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A candy shop has $4$ different blue candies, $7$ different green candies, and 3 different red candies. How many different combinations can be arranged if no $2$ red candies can be next to each other?

My solution: There's $3$ choose $2 = 3$ ways to pick $2$ red candies, and $14!$ ways to arrange all the candies in total. To subtract all of the cases where $2$ red candies are next to each other, I did $14!-3 \cdot 13!$ and I got a huge number. Can someone help me figure out how to do this problem?

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    $\begingroup$ First arrange candies of blue and green colors. Then place red candies in spaces between. $\endgroup$
    – Math Lover
    Jun 15, 2021 at 17:44
  • $\begingroup$ So would it be $11! - 3 \cdot 10!$? $\endgroup$
    – sombrero
    Jun 15, 2021 at 17:49

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The answer is definitely going to be a huge number, but not necessarily that one.

Here's a nice trick that helps solve problems where you need to keep things separated. We can arrange all of the blue and green candies in 11! ways. Now, think about the twelve possible spaces between those candies and on the ends of the line. For each of the three red candies, we need to pick one of those spaces to place it in, and we can't choose the same space for two different red candies because then they would be adjacent to each other.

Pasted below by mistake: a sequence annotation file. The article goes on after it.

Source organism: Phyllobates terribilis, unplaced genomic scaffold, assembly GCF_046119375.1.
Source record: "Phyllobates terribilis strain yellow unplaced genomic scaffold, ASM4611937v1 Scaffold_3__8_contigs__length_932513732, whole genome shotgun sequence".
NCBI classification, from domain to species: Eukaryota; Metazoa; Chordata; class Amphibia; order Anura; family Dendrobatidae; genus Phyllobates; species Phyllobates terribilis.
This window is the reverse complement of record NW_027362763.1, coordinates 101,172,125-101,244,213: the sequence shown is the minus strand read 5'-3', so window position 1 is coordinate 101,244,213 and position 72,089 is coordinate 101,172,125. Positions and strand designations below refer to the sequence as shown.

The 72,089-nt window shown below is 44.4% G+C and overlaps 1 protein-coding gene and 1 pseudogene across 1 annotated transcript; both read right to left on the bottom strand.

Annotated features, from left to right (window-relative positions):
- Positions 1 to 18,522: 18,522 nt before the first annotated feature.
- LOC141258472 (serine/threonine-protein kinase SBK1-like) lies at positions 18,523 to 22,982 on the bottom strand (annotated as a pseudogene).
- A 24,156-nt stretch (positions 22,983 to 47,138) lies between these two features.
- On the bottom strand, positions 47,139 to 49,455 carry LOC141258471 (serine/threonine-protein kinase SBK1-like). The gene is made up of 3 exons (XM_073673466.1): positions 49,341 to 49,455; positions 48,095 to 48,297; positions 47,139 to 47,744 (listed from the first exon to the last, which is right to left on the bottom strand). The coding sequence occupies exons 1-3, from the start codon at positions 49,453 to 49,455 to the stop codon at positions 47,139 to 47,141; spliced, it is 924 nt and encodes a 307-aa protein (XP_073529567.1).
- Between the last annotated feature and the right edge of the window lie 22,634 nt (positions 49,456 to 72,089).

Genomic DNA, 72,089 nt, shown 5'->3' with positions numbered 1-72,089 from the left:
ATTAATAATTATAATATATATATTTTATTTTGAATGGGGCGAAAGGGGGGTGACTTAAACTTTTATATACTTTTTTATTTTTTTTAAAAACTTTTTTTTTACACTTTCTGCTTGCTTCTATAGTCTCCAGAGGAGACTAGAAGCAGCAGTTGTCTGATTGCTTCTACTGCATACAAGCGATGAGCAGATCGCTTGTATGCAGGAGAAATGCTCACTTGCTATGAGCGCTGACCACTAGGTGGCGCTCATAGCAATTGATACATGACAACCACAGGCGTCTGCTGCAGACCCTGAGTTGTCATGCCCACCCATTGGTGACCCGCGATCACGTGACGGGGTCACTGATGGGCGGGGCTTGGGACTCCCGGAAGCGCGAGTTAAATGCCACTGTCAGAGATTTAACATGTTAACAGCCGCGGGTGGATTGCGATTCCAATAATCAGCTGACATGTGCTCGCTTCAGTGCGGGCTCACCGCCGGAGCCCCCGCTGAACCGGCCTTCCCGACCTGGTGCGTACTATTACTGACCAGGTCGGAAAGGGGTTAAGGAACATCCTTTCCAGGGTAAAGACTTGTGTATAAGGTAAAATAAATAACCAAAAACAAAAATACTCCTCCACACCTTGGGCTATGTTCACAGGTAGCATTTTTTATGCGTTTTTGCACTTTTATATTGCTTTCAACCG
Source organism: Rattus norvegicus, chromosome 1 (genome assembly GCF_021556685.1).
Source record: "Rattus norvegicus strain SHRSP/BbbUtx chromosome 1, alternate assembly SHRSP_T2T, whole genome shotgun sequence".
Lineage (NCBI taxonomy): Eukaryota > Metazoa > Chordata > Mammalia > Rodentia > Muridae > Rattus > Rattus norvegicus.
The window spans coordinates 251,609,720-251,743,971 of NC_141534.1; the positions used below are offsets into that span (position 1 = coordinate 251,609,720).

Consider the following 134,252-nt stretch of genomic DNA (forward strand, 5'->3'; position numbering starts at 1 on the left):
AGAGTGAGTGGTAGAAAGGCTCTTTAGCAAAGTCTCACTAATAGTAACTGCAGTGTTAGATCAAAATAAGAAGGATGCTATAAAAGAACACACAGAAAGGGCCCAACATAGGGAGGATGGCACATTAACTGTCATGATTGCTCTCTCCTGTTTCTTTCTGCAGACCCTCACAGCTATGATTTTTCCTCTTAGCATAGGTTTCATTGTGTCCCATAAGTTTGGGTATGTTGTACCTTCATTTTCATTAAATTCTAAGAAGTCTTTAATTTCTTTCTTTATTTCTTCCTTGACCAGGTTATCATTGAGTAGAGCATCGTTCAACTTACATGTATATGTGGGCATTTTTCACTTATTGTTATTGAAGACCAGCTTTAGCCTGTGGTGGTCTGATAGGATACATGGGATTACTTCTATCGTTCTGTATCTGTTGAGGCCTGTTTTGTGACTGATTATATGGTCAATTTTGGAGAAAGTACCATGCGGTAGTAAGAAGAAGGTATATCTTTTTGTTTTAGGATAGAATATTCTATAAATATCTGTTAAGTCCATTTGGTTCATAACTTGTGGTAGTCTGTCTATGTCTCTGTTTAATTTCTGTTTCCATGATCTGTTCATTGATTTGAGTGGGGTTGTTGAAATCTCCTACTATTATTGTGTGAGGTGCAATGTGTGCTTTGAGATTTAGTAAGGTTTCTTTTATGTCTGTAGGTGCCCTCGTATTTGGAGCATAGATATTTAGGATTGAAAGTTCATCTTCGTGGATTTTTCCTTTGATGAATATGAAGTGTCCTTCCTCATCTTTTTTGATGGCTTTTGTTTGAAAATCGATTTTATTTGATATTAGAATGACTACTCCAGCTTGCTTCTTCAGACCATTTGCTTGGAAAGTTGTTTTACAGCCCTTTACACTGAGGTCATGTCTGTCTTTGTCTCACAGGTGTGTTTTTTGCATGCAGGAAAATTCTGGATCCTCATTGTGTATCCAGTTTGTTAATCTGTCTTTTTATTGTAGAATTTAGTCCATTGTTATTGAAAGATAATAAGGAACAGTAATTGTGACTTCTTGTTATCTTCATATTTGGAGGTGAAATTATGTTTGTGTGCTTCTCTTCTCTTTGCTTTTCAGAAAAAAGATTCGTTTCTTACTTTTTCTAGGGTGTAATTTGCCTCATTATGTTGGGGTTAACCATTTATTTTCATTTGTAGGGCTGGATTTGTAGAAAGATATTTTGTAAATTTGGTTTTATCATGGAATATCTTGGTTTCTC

That gives us a total of $12\cdot11\cdot10\cdot11!=5,269,0176,000$.

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Lets use your method for seeing where you missed.

We know that there are $14!$ ways to arrange all of these balls. However ,we do not want red balls consecutive ,i.e, no two balls adjacent nor three balls.

Hence , we should find the number of exactly two red balls adjacent and three balls are adjacent.

EXACTLY TWO BALLS ADJACENT : Lets assume that we called red balls as $x_1 , x_2 ,x_3$. Moreover ,we select $x_1$ and $x_2$ are adjacent. Then how many arrangements are there when they are adjacet ?

The answer is $2! \times 13!$ . However , these arrangements contain the events where $x_3$ is either on the right of the pair of $x_1,x_2$ or on the left of $x_1 ,x_2.$ Because of the fact that we want to find the number of $\color{red}{exactly}$ two red ball adjacent , we should subtract the number of arrangements where $x_3$ is adjacent to the pair of $x_1, x_2 $.

We can do it by $(2! \times 13! - (2! \times 2! \times 12!)$. However, the pair could have been $x_1 ,x_3$ , because there are $C(3,2)$ different pairs that can be chosen adjacent , so we must multiply our solution by $C(3,2)$.

$\therefore C(3,2) \times[(2! \times 13!)-(2! \times2! \times 12!)]= 66 \times 12!$ is the nuber of arragement where there are exactly two pairs are adjacent.

EXACTLY THREE RED BALLS ADJACENT = As you think , if three red balls are adjacent ,the the number of possible arrangements are $3! \times 12!$

Result = $14! - [66 \times 12! + 6 \times 12!]= 14\times 13 \times 12! -72 \times 12! = 110 \times 12 ! =52,690,176,000$

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